Avim

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For the Russian male first name, see Avim (given name).

The Avim, Avvim (Hebrew:Hebrew: עוים‎‎) or Avvites of Philistia, in the Old Testament were a people dwelling in Hazerim, or "the villages" or "encampments" on the south-west corner of the sea-coast. Their name is first used in Deuteronomy 2:23 in a description of the conquests that had taken place in the Land of Israel during the Israelite sojourn in Egypt. The passage relates that they were conquered by the Caphtorites who usurped their land.

And as for the Avvites who lived in villages as far as Gaza, the Caphtorites coming out from Caphtor destroyed them and settled in their place.

David Rohl surmises that after the Inachids were conquered by Caphtor the Avim, whom he identifies as Aamu, moved to adopt Hathor as patron setting themselves up in lesser Hyksos Egypt as petty rulers such as Yakbim Sekhaenre, Ya'ammu Nubwoserre, Qareh Khawoserre and Ammu Aahotepre. He suggests Ahhotep II who drove the Greater Hyksos Caphtorim out of Egypt was an important descendant of this earlier Palestinian group and became the inspiration behind the legend of Io.[1] Rabbinical tradition equates them with the earlier Philistines of Abimelech who were subdued and driven away by the Caphtorim.

The Talmud (Chullin 60b) notes that the Avvites were the Philistine people in the days of Abraham. Their capital city was Gerar and their king both in the days of Abraham and Isaac bore the name Abimelech. These Philistines are mentioned several times in Genesis. The Table of Nations in Genesis 10 and 1 Chronicles 1 lists them as a people distinct from the Caphtorites noting that they were an offshoot of the Casluhites. Genesis Rabba 26:16 states that they were related to the Rephaites. The Talmud explains that originally the Israelites were not entitled to conquer the land of the Avvites because of an oath that Abraham had sworn to Abimelech but that this oath no longer applied after the Caphtorites had destroyed them. This view is reiterated in Rashi's commentary on Deuteronomy.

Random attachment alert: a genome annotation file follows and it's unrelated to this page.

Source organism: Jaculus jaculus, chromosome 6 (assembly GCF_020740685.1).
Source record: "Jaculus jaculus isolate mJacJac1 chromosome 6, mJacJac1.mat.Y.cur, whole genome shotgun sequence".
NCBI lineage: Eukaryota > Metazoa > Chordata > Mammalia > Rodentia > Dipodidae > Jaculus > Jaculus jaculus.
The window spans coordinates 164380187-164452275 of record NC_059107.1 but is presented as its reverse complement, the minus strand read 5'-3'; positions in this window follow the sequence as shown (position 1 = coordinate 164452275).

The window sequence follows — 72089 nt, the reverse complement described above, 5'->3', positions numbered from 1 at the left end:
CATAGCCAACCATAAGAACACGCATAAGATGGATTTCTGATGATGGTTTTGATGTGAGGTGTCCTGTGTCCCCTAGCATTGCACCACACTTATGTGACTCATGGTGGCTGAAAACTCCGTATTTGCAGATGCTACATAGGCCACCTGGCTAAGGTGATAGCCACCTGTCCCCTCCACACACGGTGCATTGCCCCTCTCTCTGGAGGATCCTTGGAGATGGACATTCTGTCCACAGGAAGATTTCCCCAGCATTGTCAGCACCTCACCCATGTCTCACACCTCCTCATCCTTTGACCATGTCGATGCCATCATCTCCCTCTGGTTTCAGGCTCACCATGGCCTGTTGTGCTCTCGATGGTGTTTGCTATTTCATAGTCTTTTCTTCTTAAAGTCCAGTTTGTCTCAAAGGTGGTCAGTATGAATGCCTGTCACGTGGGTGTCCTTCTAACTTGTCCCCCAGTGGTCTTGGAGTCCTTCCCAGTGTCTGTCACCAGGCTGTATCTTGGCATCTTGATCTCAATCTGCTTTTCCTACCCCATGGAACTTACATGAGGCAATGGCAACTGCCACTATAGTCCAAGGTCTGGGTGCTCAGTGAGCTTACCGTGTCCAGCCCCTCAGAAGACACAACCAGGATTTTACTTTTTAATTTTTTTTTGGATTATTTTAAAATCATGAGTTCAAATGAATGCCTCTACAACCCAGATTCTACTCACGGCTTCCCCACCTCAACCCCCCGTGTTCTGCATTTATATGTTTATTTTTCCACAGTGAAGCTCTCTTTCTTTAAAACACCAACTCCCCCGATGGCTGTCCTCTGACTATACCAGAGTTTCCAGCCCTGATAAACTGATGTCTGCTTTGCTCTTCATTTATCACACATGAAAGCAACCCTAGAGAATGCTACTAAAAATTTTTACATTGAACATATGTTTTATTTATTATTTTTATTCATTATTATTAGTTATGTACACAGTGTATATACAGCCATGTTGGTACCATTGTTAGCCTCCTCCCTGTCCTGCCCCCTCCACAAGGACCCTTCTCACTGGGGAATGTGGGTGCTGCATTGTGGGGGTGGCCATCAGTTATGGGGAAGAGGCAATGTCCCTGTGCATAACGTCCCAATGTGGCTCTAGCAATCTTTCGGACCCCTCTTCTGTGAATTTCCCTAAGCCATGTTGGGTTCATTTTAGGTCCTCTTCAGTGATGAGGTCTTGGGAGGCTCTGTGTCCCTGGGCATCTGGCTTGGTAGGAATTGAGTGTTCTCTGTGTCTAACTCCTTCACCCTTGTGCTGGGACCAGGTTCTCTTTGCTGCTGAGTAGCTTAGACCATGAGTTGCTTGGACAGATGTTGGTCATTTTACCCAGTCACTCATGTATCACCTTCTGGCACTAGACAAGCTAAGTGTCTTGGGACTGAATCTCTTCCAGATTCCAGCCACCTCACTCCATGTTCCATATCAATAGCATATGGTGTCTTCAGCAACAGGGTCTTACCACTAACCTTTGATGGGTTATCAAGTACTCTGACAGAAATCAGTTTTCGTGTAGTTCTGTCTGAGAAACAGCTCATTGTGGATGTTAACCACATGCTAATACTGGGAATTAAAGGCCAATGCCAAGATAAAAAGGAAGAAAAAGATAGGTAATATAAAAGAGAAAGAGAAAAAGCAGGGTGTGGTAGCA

A trace of them is afterwards found in Joshua 13:3, where they are called Avvites. These verses mentions that their land was considered part of the Canaanite land to be conquered by the Israelites:

This is the land that yet remaineth: all the regions of the Philistines, and all the Geshurites; from the Shihor, which is before Egypt, even unto the border of Ekron northward, which is reckoned to the Canaanites; the five lords of the Philistines; the Gazites, and the Ashdodites, the Ashkelonites, the Gittites, and the Ekronites; also the Avvim.


References[edit]

  1. ^ D. Rohl, The Lords of Avaris. 2007

 This article incorporates text from a publication now in the public domainEaston, Matthew George (1897). "article name needed". Easton's Bible Dictionary (New and revised ed.). T. Nelson and Sons.